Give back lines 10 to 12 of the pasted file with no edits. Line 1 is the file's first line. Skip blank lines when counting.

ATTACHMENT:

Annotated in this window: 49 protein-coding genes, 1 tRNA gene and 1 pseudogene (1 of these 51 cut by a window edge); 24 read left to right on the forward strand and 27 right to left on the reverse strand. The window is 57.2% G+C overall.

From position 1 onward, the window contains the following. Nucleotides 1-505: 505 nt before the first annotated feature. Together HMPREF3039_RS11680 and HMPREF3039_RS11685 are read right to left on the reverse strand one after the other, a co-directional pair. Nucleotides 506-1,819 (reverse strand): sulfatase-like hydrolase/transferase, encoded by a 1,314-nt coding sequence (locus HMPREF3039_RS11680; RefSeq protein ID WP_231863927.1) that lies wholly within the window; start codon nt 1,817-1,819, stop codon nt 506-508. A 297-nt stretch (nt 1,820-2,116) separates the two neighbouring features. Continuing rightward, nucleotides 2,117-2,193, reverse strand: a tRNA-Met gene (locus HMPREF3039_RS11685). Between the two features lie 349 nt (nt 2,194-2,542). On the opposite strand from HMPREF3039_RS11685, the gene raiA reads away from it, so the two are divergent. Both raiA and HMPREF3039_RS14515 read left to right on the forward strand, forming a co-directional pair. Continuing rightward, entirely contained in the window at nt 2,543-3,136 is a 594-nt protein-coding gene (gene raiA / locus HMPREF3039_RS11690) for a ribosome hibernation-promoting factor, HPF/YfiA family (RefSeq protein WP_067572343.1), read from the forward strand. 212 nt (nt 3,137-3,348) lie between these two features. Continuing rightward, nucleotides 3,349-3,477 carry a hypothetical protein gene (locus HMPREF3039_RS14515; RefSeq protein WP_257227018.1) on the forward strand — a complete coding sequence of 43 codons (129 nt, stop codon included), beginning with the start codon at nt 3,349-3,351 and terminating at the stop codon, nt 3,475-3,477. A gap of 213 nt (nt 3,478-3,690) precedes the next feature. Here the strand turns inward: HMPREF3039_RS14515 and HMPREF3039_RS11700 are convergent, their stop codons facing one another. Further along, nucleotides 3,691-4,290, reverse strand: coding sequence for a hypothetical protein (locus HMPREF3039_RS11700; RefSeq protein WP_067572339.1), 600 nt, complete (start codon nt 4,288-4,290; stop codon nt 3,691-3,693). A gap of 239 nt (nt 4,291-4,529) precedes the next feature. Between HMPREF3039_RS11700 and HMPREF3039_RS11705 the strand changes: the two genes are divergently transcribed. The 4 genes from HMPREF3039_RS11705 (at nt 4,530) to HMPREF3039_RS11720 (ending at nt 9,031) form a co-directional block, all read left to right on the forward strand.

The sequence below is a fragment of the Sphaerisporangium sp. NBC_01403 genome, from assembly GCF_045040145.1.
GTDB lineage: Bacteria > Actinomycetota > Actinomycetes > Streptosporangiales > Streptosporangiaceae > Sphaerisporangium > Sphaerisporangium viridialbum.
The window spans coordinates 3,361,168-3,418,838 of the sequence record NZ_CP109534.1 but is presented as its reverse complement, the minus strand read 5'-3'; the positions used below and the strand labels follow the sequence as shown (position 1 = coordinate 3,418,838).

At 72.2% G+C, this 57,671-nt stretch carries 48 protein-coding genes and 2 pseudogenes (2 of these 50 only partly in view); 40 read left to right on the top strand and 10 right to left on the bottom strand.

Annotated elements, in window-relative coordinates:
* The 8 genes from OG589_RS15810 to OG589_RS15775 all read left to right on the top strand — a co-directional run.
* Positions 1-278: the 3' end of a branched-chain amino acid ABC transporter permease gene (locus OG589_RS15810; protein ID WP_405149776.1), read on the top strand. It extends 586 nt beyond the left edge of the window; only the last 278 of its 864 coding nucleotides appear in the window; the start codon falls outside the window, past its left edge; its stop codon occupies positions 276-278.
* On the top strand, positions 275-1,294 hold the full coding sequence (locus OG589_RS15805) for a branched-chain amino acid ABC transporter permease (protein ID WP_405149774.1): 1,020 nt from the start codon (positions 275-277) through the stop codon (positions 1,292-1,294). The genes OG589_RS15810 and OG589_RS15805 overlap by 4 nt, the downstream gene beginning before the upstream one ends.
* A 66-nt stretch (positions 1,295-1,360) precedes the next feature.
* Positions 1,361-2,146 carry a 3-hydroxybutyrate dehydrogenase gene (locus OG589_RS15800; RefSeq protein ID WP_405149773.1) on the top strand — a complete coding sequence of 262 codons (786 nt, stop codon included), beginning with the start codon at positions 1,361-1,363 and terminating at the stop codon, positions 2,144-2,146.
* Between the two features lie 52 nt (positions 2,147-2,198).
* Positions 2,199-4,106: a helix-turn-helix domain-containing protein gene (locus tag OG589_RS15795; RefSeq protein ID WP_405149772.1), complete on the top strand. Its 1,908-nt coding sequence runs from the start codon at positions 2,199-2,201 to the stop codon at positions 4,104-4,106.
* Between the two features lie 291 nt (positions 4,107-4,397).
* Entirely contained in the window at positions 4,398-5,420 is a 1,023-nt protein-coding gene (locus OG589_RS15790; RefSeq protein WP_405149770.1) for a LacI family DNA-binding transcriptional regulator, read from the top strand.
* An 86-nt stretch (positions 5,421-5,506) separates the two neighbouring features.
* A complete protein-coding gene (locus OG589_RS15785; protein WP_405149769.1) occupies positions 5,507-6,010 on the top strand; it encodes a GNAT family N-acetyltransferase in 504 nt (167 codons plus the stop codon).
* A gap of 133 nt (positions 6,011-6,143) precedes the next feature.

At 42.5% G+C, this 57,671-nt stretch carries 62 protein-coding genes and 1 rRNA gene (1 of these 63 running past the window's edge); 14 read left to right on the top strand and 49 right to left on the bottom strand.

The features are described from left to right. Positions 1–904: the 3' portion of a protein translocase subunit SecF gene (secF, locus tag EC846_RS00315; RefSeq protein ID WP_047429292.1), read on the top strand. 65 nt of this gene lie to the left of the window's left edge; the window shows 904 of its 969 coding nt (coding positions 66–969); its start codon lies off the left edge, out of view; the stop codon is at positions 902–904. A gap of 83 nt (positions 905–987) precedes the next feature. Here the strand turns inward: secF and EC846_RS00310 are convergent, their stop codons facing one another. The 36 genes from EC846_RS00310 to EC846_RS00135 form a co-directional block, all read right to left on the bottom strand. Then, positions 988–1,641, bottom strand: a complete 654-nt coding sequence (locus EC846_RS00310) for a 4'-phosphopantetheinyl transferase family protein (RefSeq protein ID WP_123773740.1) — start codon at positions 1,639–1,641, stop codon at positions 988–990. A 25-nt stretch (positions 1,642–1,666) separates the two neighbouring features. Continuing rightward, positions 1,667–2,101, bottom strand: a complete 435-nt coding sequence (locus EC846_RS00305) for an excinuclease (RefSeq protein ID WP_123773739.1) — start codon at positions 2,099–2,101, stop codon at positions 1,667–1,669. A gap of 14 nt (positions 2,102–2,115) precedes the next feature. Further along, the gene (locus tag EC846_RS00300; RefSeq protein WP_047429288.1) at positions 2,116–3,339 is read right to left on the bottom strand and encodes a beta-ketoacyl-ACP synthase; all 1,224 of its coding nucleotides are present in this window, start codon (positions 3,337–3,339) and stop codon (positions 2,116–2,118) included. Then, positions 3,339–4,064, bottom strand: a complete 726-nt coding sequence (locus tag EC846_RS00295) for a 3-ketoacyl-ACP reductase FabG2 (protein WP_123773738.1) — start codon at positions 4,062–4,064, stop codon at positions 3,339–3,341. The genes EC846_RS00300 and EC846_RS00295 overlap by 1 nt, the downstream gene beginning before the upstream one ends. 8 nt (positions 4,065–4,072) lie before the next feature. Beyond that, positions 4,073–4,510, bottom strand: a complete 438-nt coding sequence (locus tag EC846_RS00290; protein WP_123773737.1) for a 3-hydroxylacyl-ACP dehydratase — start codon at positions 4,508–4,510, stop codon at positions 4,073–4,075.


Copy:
* On the top strand, positions 275-1,294 hold the full coding sequence (locus OG589_RS15805) for a branched-chain amino acid ABC transporter permease (protein ID WP_405149774.1): 1,020 nt from the start codon (positions 275-277) through the stop codon (positions 1,292-1,294). The genes OG589_RS15810 and OG589_RS15805 overlap by 4 nt, the downstream gene beginning before the upstream one ends.
* A 66-nt stretch (positions 1,295-1,360) precedes the next feature.
* Positions 1,361-2,146 carry a 3-hydroxybutyrate dehydrogenase gene (locus OG589_RS15800; RefSeq protein ID WP_405149773.1) on the top strand — a complete coding sequence of 262 codons (786 nt, stop codon included), beginning with the start codon at positions 1,361-1,363 and terminating at the stop codon, positions 2,144-2,146.